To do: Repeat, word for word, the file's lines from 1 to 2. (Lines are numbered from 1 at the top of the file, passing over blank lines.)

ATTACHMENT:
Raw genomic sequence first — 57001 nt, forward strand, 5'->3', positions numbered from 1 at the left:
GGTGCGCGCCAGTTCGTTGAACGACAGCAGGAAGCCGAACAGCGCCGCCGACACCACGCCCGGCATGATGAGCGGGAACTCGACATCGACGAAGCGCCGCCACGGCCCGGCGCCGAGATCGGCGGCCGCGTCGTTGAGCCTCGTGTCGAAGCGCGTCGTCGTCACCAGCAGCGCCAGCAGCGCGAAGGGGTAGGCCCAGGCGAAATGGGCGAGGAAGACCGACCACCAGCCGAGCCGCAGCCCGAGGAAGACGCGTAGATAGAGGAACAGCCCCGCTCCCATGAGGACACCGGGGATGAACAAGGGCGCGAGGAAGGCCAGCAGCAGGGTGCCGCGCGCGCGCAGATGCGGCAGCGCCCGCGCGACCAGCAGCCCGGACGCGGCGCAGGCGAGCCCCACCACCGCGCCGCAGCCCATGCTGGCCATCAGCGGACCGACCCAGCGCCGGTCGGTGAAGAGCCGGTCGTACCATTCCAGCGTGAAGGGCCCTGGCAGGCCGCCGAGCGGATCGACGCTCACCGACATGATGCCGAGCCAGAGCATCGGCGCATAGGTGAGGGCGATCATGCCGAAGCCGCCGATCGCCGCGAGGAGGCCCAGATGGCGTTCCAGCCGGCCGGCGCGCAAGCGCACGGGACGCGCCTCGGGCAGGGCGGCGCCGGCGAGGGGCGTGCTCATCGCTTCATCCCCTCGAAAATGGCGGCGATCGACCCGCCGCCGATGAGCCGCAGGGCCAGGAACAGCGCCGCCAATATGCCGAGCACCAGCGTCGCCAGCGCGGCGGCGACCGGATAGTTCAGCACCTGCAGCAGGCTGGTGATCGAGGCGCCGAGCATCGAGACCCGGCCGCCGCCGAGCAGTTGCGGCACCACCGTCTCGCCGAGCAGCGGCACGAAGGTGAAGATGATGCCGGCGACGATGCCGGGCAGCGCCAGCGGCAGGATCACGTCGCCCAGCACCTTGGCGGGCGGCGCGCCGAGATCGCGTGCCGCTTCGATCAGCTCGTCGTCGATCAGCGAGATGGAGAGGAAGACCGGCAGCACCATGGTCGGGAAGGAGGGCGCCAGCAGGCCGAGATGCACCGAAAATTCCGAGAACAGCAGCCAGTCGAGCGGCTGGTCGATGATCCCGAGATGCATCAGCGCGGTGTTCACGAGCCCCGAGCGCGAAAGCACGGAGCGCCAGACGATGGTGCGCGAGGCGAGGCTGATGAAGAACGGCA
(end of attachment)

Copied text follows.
Raw genomic sequence first — 57001 nt, forward strand, 5'->3', positions numbered from 1 at the left:
GGTGCGCGCCAGTTCGTTGAACGACAGCAGGAAGCCGAACAGCGCCGCCGACACCACGCCCGGCATGATGAGCGGGAACTCGACATCGACGAAGCGCCGCCACGGCCCGGCGCCGAGATCGGCGGCCGCGTCGTTGAGCCTCGTGTCGAAGCGCGTCGTCGTCACCAGCAGCGCCAGCAGCGCGAAGGGGTAGGCCCAGGCGAAATGGGCGAGGAAGACCGACCACCAGCCGAGCCGCAGCCCGAGGAAGACGCGTAGATAGAGGAACAGCCCCGCTCCCATGAGGACACCGGGGATGAACAAGGGCGCGAGGAAGGCCAGCAGCAGGGTGCCGCGCGCGCGCAGATGCGGCAGCGCCCGCGCGACCAGCAGCCCGGACGCGGCGCAGGCGAGCCCCACCACCGCGCCGCAGCCCATGCTGGCCATCAGCGGACCGACCCAGCGCCGGTCGGTGAAGAGCCGGTCGTACCATTCCAGCGTGAAGGGCCCTGGCAGGCCGCCGAGCGGATCGACGCTCACCGACATGATGCCGAGCCAGAGCATCGGCGCATAGGTGAGGGCGATCATGCCGAAGCCGCCGATCGCCGCGAGGAGGCCCAGATGGCGTTCCAGCCGGCCGGCGCGCAAGCGCACGGGACGCGCCTCGGGCAGGGCGGCGCCGGCGAGGGGCGTGCTCATCGCTTCATCCCCTCGAAAATGGCGGCGATCGACCCGCCGCCGATGAGCCGCAGGGCCAGGAACAGCGCCGCCAATATGCCGAGCACCAGCGTCGCCAGCGCGGCGGCGACCGGATAGTTCAGCACCTGCAGCAGGCTGGTGATCGAGGCGCCGAGCATCGAGACCCGGCCGCCGCCGAGCAGTTGCGGCACCACCGTCTCGCCGAGCAGCGGCACGAAGGTGAAGATGATGCCGGCGACGATGCCGGGCAGCGCCAGCGGCAGGATCACGTCGCCCAGCACCTTGGCGGGCGGCGCGCCGAGATCGCGTGCCGCTTCGATCAGCTCGTCGTCGATCAGCGAGATGGAGAGGAAGACCGGCAGCACCATGGTCGGGAAGGAGGGCGCCAGCAGGCCGAGATGCACCGAAAATTCCGAGAACAGCAGCCAGTCGAGCGGCTGGTCGATGATCCCGAGATGCATCAGCGCGGTGTTCACGAGCCCCGAGCGCGAAAGCACGGAGCGCCAGACGATGGTGCGCGAGGCGAGGCTGATGAAGAACGGCA